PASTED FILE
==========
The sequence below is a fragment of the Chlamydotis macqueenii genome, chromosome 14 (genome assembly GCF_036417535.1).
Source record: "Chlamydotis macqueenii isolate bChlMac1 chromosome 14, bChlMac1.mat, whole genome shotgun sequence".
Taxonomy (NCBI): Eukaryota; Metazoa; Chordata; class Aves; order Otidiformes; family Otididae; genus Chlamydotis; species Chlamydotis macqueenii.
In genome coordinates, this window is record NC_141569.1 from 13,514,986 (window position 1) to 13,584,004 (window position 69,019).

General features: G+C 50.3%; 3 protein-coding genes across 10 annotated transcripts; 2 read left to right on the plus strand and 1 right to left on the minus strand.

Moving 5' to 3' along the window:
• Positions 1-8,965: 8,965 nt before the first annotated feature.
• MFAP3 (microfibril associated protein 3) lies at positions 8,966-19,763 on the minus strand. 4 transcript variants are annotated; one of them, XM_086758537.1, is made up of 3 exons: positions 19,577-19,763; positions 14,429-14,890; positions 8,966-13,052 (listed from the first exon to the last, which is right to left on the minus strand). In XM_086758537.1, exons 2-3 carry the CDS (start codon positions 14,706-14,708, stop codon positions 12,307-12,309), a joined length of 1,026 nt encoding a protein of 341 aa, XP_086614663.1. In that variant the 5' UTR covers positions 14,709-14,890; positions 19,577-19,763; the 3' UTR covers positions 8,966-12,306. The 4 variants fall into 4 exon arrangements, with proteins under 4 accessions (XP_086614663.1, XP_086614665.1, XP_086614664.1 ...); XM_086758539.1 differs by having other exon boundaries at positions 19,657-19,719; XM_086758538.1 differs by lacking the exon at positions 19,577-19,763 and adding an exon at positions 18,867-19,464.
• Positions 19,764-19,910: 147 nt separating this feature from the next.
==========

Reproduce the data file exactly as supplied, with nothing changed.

The sequence below is a fragment of the Chlamydotis macqueenii genome, chromosome 14 (genome assembly GCF_036417535.1).
Source record: "Chlamydotis macqueenii isolate bChlMac1 chromosome 14, bChlMac1.mat, whole genome shotgun sequence".
Taxonomy (NCBI): Eukaryota; Metazoa; Chordata; class Aves; order Otidiformes; family Otididae; genus Chlamydotis; species Chlamydotis macqueenii.
In genome coordinates, this window is record NC_141569.1 from 13,514,986 (window position 1) to 13,584,004 (window position 69,019).

General features: G+C 50.3%; 3 protein-coding genes across 10 annotated transcripts; 2 read left to right on the plus strand and 1 right to left on the minus strand.

Moving 5' to 3' along the window:
• Positions 1-8,965: 8,965 nt before the first annotated feature.
• MFAP3 (microfibril associated protein 3) lies at positions 8,966-19,763 on the minus strand. 4 transcript variants are annotated; one of them, XM_086758537.1, is made up of 3 exons: positions 19,577-19,763; positions 14,429-14,890; positions 8,966-13,052 (listed from the first exon to the last, which is right to left on the minus strand). In XM_086758537.1, exons 2-3 carry the CDS (start codon positions 14,706-14,708, stop codon positions 12,307-12,309), a joined length of 1,026 nt encoding a protein of 341 aa, XP_086614663.1. In that variant the 5' UTR covers positions 14,709-14,890; positions 19,577-19,763; the 3' UTR covers positions 8,966-12,306. The 4 variants fall into 4 exon arrangements, with proteins under 4 accessions (XP_086614663.1, XP_086614665.1, XP_086614664.1 ...); XM_086758539.1 differs by having other exon boundaries at positions 19,657-19,719; XM_086758538.1 differs by lacking the exon at positions 19,577-19,763 and adding an exon at positions 18,867-19,464.
• Positions 19,764-19,910: 147 nt separating this feature from the next.